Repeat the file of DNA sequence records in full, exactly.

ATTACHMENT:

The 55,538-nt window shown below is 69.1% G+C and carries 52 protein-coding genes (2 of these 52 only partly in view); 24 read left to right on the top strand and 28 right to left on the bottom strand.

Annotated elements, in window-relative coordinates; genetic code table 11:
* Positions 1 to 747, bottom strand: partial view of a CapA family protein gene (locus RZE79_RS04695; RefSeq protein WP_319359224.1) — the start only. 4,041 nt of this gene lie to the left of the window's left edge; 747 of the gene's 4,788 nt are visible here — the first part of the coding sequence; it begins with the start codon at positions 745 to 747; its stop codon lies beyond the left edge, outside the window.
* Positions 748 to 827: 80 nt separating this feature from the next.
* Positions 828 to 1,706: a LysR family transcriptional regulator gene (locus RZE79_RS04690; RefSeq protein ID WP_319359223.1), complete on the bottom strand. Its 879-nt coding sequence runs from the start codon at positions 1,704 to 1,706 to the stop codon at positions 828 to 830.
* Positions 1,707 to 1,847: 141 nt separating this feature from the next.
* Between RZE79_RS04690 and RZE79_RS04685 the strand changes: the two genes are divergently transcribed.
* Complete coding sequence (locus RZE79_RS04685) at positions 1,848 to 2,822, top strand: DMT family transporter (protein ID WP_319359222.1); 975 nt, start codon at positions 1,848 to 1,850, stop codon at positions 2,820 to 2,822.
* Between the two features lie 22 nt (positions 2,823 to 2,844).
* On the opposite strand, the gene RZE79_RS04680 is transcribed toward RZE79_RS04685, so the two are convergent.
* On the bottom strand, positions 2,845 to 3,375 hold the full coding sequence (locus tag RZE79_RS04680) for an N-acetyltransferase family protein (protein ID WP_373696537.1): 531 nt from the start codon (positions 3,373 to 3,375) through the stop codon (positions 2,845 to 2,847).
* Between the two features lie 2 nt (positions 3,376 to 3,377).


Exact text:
The 55,538-nt window shown below is 69.1% G+C and carries 52 protein-coding genes (2 of these 52 only partly in view); 24 read left to right on the top strand and 28 right to left on the bottom strand.

Annotated elements, in window-relative coordinates; genetic code table 11:
* Positions 1 to 747, bottom strand: partial view of a CapA family protein gene (locus RZE79_RS04695; RefSeq protein WP_319359224.1) — the start only. 4,041 nt of this gene lie to the left of the window's left edge; 747 of the gene's 4,788 nt are visible here — the first part of the coding sequence; it begins with the start codon at positions 745 to 747; its stop codon lies beyond the left edge, outside the window.
* Positions 748 to 827: 80 nt separating this feature from the next.
* Positions 828 to 1,706: a LysR family transcriptional regulator gene (locus RZE79_RS04690; RefSeq protein ID WP_319359223.1), complete on the bottom strand. Its 879-nt coding sequence runs from the start codon at positions 1,704 to 1,706 to the stop codon at positions 828 to 830.
* Positions 1,707 to 1,847: 141 nt separating this feature from the next.
* Between RZE79_RS04690 and RZE79_RS04685 the strand changes: the two genes are divergently transcribed.
* Complete coding sequence (locus RZE79_RS04685) at positions 1,848 to 2,822, top strand: DMT family transporter (protein ID WP_319359222.1); 975 nt, start codon at positions 1,848 to 1,850, stop codon at positions 2,820 to 2,822.
* Between the two features lie 22 nt (positions 2,823 to 2,844).
* On the opposite strand, the gene RZE79_RS04680 is transcribed toward RZE79_RS04685, so the two are convergent.
* On the bottom strand, positions 2,845 to 3,375 hold the full coding sequence (locus tag RZE79_RS04680) for an N-acetyltransferase family protein (protein ID WP_373696537.1): 531 nt from the start codon (positions 3,373 to 3,375) through the stop codon (positions 2,845 to 2,847).
* Between the two features lie 2 nt (positions 3,376 to 3,377).